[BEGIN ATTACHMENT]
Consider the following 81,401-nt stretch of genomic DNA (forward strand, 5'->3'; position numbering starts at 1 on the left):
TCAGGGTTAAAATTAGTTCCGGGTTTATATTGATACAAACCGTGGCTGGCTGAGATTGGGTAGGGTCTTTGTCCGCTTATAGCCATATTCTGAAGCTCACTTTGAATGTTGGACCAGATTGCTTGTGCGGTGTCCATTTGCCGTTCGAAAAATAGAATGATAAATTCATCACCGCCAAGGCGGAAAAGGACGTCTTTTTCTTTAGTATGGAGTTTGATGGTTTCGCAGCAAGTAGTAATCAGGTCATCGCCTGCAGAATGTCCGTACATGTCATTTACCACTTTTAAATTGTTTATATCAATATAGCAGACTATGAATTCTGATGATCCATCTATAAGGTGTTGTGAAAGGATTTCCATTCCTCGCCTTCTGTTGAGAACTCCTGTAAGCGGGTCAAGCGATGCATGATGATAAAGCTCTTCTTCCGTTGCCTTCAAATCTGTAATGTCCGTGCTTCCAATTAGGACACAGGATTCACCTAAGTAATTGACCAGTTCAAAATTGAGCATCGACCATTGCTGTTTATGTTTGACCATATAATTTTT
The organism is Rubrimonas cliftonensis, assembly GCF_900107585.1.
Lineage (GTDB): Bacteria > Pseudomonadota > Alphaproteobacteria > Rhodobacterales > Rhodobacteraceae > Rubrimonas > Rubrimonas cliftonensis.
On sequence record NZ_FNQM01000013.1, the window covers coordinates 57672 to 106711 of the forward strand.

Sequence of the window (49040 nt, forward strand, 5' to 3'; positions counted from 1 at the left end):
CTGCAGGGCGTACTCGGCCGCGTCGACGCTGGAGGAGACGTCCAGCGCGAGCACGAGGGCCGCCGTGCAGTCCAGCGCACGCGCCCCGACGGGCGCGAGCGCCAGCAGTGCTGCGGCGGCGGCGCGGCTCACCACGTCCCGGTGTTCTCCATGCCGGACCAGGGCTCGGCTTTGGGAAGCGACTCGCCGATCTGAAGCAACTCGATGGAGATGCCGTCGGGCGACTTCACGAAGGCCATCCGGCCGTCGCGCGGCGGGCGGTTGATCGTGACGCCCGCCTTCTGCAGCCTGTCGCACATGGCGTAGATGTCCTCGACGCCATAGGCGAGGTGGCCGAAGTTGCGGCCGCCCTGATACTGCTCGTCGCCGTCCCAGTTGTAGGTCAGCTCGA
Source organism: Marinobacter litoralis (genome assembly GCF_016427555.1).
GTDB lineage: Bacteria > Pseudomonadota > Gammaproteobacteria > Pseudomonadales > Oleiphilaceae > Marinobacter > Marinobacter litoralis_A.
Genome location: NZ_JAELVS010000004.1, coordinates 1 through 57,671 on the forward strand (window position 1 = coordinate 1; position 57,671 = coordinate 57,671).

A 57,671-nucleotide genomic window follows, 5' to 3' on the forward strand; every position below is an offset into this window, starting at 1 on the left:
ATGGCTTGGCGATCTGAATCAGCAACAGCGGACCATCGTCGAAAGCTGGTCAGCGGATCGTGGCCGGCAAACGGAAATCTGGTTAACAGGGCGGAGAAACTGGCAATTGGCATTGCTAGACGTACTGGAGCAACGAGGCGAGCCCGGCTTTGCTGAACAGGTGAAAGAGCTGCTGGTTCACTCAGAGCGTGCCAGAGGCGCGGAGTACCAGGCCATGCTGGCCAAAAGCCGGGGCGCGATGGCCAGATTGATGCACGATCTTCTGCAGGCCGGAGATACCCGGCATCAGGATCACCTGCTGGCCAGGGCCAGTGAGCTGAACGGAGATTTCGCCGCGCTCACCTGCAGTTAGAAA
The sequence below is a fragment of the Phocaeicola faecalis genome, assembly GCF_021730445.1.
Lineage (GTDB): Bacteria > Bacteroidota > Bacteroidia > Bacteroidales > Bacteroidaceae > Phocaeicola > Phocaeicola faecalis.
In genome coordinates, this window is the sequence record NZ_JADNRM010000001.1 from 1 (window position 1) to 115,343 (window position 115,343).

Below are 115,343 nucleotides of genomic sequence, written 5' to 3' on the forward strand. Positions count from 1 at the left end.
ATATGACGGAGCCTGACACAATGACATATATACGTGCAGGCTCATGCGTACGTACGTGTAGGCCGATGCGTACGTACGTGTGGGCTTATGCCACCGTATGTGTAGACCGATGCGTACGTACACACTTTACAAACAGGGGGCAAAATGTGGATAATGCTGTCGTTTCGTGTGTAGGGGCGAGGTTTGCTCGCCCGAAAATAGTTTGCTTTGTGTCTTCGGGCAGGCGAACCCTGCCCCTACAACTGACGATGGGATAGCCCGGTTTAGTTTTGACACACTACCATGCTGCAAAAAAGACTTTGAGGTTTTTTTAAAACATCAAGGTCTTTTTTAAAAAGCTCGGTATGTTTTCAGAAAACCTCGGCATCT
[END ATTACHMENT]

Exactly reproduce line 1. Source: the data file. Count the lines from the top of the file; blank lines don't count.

Consider the following 81,401-nt stretch of genomic DNA (forward strand, 5'->3'; position numbering starts at 1 on the left):